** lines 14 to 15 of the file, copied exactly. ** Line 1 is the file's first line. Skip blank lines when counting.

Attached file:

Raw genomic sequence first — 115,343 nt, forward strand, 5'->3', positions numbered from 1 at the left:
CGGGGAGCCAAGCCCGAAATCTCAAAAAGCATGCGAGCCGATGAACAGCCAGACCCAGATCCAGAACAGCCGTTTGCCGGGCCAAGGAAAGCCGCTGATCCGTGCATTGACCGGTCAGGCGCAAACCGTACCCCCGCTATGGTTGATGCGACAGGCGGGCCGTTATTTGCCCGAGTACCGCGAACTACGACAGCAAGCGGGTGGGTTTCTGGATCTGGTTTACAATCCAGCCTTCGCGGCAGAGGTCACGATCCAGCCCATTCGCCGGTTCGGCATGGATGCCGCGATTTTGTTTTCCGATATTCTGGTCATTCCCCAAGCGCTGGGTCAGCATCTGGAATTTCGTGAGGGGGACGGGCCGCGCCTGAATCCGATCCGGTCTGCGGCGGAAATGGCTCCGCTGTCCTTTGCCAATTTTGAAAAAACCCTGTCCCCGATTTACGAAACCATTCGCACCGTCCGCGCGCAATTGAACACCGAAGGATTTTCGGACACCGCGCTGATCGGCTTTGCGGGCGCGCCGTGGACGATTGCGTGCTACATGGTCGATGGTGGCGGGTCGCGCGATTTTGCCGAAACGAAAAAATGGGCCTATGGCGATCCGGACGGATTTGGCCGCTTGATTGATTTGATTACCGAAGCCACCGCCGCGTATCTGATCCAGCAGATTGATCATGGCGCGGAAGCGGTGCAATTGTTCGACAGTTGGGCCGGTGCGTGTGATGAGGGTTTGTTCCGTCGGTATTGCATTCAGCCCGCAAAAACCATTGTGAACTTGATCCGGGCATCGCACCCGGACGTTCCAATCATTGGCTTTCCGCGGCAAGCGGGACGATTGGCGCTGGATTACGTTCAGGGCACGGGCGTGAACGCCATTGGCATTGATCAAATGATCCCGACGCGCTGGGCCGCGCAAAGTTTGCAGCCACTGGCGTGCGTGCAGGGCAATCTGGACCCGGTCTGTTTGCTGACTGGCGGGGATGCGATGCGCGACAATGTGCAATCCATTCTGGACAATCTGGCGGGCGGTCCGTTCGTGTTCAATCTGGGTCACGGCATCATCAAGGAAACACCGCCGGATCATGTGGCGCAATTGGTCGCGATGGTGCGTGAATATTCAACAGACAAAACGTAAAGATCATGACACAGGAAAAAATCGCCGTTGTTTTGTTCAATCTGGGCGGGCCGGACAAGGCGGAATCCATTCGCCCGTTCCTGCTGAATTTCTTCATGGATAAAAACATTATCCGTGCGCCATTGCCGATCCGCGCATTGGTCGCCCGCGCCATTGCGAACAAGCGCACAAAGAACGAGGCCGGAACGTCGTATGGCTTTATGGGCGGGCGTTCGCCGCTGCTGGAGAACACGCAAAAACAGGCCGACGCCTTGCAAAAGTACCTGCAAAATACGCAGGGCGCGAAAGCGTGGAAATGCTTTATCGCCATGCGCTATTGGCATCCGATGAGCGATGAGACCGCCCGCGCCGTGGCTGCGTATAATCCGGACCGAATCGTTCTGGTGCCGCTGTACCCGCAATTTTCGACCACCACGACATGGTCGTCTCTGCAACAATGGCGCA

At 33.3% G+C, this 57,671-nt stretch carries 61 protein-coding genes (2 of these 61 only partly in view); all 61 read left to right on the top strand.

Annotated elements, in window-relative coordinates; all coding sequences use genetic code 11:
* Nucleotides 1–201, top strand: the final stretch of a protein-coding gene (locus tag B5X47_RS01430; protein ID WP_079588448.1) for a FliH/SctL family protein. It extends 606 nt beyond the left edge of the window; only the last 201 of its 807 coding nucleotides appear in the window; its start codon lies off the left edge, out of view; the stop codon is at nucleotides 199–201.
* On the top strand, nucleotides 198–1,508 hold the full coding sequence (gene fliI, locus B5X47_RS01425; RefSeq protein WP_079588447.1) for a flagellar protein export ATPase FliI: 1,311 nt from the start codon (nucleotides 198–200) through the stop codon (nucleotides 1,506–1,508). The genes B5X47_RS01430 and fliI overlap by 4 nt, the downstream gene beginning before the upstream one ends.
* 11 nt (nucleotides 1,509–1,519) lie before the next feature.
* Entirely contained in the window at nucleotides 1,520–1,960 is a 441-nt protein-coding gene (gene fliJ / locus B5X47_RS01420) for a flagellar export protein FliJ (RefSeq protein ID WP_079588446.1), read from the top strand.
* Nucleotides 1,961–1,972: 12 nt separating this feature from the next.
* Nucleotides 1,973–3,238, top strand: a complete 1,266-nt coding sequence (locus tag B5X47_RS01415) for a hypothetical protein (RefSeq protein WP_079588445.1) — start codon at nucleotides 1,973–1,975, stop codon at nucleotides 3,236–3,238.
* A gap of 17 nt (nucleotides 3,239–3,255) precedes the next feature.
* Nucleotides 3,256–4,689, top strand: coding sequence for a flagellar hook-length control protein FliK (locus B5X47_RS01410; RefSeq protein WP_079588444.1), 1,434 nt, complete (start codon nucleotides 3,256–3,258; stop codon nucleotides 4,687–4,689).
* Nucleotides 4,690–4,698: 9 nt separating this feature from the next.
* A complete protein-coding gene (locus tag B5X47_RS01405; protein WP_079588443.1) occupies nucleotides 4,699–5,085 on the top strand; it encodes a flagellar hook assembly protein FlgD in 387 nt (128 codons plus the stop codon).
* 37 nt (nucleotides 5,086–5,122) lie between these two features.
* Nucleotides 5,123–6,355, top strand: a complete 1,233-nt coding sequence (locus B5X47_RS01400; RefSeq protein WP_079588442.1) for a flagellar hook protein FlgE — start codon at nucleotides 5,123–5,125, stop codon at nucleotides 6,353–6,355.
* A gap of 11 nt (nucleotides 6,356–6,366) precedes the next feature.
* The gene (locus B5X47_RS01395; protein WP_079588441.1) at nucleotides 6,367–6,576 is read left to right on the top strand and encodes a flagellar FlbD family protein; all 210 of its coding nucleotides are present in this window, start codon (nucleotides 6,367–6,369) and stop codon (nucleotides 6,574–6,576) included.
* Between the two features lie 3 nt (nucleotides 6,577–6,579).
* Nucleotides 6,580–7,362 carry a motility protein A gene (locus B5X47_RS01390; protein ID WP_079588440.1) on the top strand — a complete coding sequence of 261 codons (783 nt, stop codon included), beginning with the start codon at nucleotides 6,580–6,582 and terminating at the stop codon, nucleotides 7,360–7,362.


* A complete protein-coding gene (locus tag B5X47_RS01405; protein WP_079588443.1) occupies nucleotides 4,699–5,085 on the top strand; it encodes a flagellar hook assembly protein FlgD in 387 nt (128 codons plus the stop codon).
* 37 nt (nucleotides 5,086–5,122) lie between these two features.